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One of the most important skills for an investor to make better trading decisions is chart reading.
And if we are talking on charts…
Candlestick charts are one of the most used types of charts, along with line charts, bar charts, and point and figures charts.
Candlestick analysis is all about continuation, indecision and reversal patterns – fine details, secrets gained and handed over from one trader generation to another. This technique brings another light to market psychology. Also,it can help you better track market movements.
So let’s get down to business:
This article will focus on the basics of Candlestick reading. You’ll understand how and why you should include them in your trading strategy to better enter and exit the markets. Also, it’s great for measure volatility and understanding how to take advantage of it.
As you may know, the first thing to do when investing money on the markets is to choose a trading strategy. This strategy will be the cornerstone of your trading success. You will choose it depending on your risk-aversion, your trading capital, your availability, your time-horizon and above all your personality.
Trading with Candlesticks
Trading with Candlesticks started in Japan in the 18th century with the rice trader Munehisa Homma .
He said to have started to record rice price movements (OHLC – Open, High, Low, Close) and spot patterns and signals. This technique stayed in the Japanese trading rooms of important banks and financial institutions for several centuries. It continued until Steve Nixon popularized Candlestick techniques in the Western world.
What’s exactly are Candlesticks?
Candlesticks can give you clues about when prices are about to reverse (also called reverse patterns) or when they are losing momentum. Also, if the existing trend is weakening (indecision patterns), as well as when prices will continue in their current direction (continuation patterns).
For this reason, it’s a great technique for “aggressive trading” – buying on a support level and selling on resistance levels. It’s also a “classical approach” – buying after breaking through a resistance level and selling after breaking below a support level.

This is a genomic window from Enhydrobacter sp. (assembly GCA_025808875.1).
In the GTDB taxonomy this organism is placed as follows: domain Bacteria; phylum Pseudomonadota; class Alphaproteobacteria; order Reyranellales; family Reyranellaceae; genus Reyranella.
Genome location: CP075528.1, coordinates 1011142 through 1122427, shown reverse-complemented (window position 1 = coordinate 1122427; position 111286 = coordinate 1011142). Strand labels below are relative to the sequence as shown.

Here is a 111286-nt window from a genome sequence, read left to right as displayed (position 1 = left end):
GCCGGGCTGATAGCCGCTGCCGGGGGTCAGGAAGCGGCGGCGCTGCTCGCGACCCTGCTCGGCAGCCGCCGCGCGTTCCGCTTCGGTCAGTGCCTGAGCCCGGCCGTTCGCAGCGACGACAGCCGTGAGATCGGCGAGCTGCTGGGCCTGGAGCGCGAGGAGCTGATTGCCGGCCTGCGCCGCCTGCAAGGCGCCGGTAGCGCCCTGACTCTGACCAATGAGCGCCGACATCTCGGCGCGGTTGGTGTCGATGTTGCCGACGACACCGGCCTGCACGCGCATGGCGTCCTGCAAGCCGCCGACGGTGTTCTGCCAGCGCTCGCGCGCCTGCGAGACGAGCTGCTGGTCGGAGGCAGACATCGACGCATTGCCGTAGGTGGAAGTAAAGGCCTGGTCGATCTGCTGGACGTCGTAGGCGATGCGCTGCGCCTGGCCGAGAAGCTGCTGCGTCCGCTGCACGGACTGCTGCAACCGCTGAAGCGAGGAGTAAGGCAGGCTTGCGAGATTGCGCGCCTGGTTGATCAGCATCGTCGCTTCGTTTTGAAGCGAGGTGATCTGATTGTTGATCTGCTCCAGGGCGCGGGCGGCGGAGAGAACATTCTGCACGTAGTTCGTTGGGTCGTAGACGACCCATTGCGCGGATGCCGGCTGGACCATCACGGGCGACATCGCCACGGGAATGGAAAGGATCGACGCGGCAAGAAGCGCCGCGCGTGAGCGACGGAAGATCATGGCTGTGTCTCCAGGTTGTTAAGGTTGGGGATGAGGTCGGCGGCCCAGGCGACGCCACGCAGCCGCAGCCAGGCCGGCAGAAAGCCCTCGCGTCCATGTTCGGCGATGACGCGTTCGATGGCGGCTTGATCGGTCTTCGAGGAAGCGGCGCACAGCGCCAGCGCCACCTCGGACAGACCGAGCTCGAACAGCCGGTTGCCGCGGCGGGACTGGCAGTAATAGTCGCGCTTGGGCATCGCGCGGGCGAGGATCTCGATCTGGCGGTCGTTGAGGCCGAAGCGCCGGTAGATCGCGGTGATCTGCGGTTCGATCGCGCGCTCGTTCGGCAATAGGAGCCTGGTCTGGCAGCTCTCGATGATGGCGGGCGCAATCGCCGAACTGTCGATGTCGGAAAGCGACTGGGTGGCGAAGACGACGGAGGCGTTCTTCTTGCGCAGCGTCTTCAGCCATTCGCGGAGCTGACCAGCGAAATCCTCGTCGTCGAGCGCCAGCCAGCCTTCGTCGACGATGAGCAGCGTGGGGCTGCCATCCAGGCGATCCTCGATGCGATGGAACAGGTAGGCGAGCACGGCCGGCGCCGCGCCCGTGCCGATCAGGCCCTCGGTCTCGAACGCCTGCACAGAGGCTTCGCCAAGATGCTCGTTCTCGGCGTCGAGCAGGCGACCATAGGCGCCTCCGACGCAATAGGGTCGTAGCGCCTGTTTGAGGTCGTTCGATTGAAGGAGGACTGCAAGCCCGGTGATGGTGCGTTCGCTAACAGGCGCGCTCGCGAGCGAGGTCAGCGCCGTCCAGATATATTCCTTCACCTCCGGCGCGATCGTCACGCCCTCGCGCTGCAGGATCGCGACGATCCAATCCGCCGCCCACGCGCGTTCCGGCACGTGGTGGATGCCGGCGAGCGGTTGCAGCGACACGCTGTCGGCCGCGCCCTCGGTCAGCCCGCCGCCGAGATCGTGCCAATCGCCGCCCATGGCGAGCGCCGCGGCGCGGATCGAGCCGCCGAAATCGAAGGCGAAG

1st Lesson: How to read candlesticks
The 1st thing to know is to distinguish bullish candles from bearish ones, analyzing the color of the candle can help you do this.
Generally, if the color is green or white, it represents a bullish candle, meaning that the closing price is above the opening price (see the green hand on the chart). Conversely, if the closing price is below the opening price, the candle is red or black (see red hand on the chart).
2nd Lesson: How To Apprehend Volatility And The Intensity Of Market Movements With Candlesticks
The opening and closing prices define the body of the candle.
The wicks – also called shadows – display the highest and lowest levels reached within the timeframe used. The size of the candle, as well as the size of the shadow, reflects market psychology. A long candlestick or a short one does not convey the same message. The intensity of the movement is then described by the size of the body.
Now consider it this way:
A longer body suggests that buying/selling pressure is intense, as a long body means that the closing price is far from the opening price. If it’s a long green/white candlestick, then it shows a strong buying pressure. A long red/bearish candle often appears in times of high uncertainty where market participants panic. Or, when a large financial institution or fund is dumping a large amount of a given asset, pushing its prices down.
always – remember to have in mind the big picture
You should also take into consideration the types of candles preceding the one you’re analyzing, as well as the trading volume. A market movement could bring prices close to a support/resistance level and instead of going through, prices might be about to reverse. A long candlestick could also be the sign that the previous trend is over and a new one is starting.